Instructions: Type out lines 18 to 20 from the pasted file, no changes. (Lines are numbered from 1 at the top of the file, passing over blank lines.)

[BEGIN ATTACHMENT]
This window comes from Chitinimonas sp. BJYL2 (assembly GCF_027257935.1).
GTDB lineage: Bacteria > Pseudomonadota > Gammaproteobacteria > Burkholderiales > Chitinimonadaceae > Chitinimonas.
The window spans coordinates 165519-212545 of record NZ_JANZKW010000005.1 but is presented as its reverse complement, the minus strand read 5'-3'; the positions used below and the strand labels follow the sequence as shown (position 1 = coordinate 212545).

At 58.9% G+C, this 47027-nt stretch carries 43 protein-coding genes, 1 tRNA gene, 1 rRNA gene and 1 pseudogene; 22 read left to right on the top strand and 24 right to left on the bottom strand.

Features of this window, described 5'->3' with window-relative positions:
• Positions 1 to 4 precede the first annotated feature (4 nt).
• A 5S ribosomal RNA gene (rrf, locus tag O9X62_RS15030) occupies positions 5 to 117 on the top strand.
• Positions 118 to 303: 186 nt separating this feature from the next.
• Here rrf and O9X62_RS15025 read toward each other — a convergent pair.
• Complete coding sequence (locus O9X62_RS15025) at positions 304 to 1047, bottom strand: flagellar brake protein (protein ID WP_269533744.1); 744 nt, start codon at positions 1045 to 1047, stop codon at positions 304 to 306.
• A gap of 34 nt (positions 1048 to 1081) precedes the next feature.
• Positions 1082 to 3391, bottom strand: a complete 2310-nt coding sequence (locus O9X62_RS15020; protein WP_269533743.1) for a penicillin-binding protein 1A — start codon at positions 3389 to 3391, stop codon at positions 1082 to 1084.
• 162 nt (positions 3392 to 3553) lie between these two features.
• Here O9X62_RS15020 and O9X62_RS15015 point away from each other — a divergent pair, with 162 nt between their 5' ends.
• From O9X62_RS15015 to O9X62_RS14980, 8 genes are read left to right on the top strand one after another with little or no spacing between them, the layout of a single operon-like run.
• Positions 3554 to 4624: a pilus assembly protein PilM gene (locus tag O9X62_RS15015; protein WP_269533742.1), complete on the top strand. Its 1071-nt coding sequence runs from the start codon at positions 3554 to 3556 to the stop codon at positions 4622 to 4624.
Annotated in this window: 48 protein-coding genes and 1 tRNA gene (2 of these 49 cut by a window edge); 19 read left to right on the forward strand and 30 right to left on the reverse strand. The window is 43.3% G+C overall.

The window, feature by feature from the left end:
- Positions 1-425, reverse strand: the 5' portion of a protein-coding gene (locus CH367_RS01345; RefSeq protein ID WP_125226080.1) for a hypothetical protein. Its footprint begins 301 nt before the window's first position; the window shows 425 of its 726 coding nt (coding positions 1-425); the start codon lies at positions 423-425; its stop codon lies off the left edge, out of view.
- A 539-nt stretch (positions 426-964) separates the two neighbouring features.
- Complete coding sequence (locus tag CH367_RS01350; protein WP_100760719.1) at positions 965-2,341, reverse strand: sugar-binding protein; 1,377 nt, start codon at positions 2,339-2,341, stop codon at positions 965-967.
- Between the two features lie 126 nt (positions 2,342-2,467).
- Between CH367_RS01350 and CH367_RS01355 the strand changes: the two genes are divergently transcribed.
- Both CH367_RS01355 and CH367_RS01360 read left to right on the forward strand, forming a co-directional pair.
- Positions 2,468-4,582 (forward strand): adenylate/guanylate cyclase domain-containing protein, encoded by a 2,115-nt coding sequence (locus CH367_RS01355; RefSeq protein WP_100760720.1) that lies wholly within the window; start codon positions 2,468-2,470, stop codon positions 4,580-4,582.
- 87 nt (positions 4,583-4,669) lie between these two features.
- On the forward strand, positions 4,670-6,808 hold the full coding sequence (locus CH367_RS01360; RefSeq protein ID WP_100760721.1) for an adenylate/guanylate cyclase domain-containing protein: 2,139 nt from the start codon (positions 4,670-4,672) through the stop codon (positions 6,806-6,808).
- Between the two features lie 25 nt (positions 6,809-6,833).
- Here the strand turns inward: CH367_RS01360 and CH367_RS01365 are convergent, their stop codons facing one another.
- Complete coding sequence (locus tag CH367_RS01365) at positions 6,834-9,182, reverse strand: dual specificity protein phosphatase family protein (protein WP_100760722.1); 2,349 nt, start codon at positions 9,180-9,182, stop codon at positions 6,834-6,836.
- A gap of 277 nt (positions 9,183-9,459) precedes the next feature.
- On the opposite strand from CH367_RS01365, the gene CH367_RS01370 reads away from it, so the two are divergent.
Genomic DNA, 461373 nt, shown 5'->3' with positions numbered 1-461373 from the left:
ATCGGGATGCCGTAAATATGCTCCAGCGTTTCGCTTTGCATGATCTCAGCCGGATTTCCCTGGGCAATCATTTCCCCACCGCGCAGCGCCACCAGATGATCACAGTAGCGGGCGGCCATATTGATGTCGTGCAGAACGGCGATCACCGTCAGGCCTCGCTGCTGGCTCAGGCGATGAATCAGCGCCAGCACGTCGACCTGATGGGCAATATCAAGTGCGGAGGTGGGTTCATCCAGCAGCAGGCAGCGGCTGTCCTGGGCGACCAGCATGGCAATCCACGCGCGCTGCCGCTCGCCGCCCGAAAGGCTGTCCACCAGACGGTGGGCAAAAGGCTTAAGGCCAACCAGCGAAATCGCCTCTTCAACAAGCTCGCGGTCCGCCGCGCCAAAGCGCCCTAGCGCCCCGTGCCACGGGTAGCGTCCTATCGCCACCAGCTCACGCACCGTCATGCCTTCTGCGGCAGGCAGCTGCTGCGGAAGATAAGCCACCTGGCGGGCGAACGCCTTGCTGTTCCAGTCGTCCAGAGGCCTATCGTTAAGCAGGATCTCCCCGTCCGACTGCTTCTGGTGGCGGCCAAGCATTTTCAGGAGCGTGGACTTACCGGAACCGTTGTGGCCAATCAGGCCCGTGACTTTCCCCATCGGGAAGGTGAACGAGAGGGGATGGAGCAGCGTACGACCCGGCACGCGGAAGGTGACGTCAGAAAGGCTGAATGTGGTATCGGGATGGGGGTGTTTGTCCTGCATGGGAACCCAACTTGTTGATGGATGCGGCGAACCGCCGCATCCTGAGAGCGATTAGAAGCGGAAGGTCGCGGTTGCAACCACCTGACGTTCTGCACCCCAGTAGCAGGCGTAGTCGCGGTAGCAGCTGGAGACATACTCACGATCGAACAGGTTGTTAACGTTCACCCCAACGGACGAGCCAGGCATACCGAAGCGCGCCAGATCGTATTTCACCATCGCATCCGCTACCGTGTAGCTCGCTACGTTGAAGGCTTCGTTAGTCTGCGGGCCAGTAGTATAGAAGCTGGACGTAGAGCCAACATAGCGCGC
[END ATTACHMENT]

The window, feature by feature from the left end:
- Positions 1-425, reverse strand: the 5' portion of a protein-coding gene (locus CH367_RS01345; RefSeq protein ID WP_125226080.1) for a hypothetical protein. Its footprint begins 301 nt before the window's first position; the window shows 425 of its 726 coding nt (coding positions 1-425); the start codon lies at positions 423-425; its stop codon lies off the left edge, out of view.
- A 539-nt stretch (positions 426-964) separates the two neighbouring features.